Hopefully, the upcoming weeks of Beta test for the new version will help figure out which road to take. Opinions welcome.

6 thoughts on “SAXing up the Markup Validator: from Validator to Conformance Checker

  1. This sounds very interesting. As we are about to set up the Test Suite for RDFa, I’d like to ask you for more details, and maybe some hints how this could be applied to RDFa. Secondly, I’d very much like to hear Dan Connolly’s comments on conformance checking w.r.t. this one.


  2. You mean it doesn’t check these things already?

    There’s no real problem here. The tool is advertised as an HTML validator, not a DTD validator. “validator” has many meanings and in the context of HTML that includes things like checking that an a element does not contain other a element descendants. It’s irrelevant how this is checked: with a DTD or W3C XML schema or Schematron or Java code. All that matters is that the constraint is validated.

  3. I think this is a wonderful development and the right way to move forward. Very few people have knowledge of what “validation” in the DTD-sense is anyway. I believe most developers think “conformance check” when they validate their documents and not “validation against a DTD and nothing else”. They want to know if their documents are correct, that’s all.

    And with that, I believe the validator could report errors and warnings for things that goes far outside the scope of the HTML specification, like malformed HTTP headers, etc.

  4. Michael,

    For RDFa, which I’ve been looking at intermittently, there are two things: make sure RDFa in XHTML can properly be validated as XHTML, and get the validator to make RDFa-specific checks.

    The former is probably the more important and urgent, and from what I’ve seen in recent publications, we’re pretty close.

    The way RDFa now has namespaces in attribute value is smart in this regard, it solves most of the problem. The big remaining issue is that, for a DTD-based validator, such a construct is forbidden:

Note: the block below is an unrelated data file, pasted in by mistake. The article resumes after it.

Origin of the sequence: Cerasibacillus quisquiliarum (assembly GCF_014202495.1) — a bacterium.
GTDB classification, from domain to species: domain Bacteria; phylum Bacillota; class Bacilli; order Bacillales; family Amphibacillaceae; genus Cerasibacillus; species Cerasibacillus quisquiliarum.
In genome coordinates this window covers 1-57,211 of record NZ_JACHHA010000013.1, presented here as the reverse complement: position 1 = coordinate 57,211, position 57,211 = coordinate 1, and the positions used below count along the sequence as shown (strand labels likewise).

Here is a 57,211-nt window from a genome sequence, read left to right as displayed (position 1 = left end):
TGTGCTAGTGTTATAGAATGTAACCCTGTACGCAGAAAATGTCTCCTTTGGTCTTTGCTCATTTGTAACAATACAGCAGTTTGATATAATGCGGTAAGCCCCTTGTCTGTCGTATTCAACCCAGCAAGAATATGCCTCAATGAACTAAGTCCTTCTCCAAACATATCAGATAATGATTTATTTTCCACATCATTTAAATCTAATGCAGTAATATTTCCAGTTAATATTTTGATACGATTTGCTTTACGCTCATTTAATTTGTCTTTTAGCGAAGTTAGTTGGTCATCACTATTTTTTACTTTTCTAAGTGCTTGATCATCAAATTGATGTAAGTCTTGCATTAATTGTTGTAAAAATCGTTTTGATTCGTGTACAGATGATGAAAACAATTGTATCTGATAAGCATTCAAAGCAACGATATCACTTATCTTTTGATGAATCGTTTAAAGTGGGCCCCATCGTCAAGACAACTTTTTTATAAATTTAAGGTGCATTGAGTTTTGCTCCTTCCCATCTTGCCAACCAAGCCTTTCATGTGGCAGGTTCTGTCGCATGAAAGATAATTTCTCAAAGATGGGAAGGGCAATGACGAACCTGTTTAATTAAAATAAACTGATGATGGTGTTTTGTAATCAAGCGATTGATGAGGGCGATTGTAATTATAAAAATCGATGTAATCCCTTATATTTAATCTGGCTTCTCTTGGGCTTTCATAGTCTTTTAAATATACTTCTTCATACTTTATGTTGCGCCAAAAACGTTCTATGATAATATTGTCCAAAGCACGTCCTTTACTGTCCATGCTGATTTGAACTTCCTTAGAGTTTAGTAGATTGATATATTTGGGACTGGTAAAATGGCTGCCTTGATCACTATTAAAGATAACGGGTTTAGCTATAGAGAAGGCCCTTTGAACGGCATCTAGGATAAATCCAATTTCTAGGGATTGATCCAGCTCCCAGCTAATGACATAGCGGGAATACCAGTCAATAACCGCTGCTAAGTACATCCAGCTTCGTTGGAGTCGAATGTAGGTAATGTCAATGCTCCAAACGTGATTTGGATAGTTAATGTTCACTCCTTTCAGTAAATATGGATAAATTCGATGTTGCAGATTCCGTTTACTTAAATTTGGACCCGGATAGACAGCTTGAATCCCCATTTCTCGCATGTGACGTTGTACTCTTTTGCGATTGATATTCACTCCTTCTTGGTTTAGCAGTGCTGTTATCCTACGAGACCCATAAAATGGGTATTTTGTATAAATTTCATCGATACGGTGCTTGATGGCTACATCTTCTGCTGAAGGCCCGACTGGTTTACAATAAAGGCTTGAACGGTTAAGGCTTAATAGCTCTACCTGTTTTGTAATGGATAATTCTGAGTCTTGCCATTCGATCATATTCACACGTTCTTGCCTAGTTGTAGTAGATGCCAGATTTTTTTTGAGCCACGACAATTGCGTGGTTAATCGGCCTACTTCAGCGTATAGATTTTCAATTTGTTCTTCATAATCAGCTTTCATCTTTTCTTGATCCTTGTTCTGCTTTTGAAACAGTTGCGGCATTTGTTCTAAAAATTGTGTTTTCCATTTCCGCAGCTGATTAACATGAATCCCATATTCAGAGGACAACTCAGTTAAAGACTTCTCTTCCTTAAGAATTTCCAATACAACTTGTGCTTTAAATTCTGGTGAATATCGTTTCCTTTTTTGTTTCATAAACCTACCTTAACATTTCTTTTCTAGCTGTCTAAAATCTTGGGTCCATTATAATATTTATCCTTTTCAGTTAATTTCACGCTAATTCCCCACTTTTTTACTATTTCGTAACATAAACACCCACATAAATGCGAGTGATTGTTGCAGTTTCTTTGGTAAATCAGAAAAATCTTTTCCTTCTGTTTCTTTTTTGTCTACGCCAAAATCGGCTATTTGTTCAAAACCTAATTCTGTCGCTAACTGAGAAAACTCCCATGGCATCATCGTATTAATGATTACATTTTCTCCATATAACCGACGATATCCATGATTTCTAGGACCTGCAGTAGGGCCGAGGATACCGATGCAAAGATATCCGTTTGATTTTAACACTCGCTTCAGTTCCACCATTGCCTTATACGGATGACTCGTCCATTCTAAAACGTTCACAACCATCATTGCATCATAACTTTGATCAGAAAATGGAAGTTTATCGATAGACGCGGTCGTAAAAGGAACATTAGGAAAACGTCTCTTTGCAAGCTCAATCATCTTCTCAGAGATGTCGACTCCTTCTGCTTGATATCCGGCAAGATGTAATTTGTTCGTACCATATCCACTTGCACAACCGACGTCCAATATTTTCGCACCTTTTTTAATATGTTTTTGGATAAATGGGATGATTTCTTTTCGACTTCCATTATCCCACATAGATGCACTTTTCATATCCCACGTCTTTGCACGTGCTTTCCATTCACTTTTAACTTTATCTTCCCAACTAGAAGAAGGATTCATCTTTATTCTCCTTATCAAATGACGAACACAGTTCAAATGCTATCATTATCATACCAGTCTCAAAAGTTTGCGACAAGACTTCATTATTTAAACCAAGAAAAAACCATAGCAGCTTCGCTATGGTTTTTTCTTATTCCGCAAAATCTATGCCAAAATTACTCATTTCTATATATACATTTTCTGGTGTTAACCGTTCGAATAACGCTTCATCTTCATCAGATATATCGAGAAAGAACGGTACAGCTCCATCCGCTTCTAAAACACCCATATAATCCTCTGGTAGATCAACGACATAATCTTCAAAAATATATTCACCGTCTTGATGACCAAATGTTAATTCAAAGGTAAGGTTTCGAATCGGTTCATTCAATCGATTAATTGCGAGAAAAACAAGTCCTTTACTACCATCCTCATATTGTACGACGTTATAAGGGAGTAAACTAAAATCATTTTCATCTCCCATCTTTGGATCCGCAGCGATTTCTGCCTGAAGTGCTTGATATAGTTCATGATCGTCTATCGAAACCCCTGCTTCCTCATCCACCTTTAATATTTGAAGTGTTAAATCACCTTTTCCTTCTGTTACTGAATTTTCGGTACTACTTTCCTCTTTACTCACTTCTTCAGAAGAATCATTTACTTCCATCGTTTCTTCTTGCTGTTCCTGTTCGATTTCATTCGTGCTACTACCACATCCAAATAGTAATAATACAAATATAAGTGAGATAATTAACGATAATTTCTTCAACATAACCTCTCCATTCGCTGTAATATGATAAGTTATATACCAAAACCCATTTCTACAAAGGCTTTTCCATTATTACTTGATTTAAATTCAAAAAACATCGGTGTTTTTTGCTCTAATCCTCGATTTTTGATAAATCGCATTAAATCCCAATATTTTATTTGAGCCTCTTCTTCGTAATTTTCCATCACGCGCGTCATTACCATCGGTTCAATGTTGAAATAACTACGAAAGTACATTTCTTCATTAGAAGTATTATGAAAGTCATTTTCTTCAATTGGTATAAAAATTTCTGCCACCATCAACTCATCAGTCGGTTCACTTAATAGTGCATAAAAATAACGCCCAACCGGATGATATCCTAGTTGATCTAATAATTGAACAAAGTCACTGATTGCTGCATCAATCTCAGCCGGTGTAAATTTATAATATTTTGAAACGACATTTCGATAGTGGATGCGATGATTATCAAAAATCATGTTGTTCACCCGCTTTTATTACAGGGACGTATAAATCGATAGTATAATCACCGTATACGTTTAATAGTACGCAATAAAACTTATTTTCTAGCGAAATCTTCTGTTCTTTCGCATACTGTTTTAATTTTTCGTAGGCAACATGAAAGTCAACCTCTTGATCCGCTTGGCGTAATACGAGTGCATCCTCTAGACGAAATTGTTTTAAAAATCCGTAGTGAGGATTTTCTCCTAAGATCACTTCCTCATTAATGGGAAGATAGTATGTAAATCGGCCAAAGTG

<html xmlns=”http://www.w3.org/1999/xhtml” xmlns:cal=”http://www.w3.org/2002/12/cal/ical#” …
    because XML DTDs are not namespace aware. Somewhere on a corner of my head, I think I eventually want to filter out these “errors” from validator output in case of XML documents, as a bit of a cheating way to make it more namespace-aware.

    The rest is a matter of making sure that attributes and elements follow some established schema. I played with examples from the RDFa primer the other day, and saw that they use such attributes as “content”, “about” which aren’t in XHTML1.0. Making a XHTML-based language with XHTML1.0 as basis plus the stuff needed by RDFa will be a solution to this.

    (And just as I type this, I’m given a link to XHTML RDFa Modules, which indeed solves the issue…)

    Adding checks to the validator specifically for RDFa is still rather blurry for me, but I think it’s not outside of the realm of possibility. Just need to learn more about it before I can have an opinion.

  5. Asbjørn,

    Thanks a lot for your insight, much appreciated. Good to hear that the idea doesn’t sound completely heretic to you.

    Additional checks would be great, indeed. It may be difficult to bring them in, because some people get very, very upset at seeing warnings (See some discussions in the CSS validator’s list about accessibility related warnings…) in otherwise “correct” documents, so we’d have to be smart and have a good UI.

    Warnings about broken HTTP headers is a pretty good idea. The version of the validator in development does that, to some extent, when detecting that documents are sent with bogus mime types (see the mime type section in the validator’s little test suite for an idea). If you have more ideas like that, please, shoot :).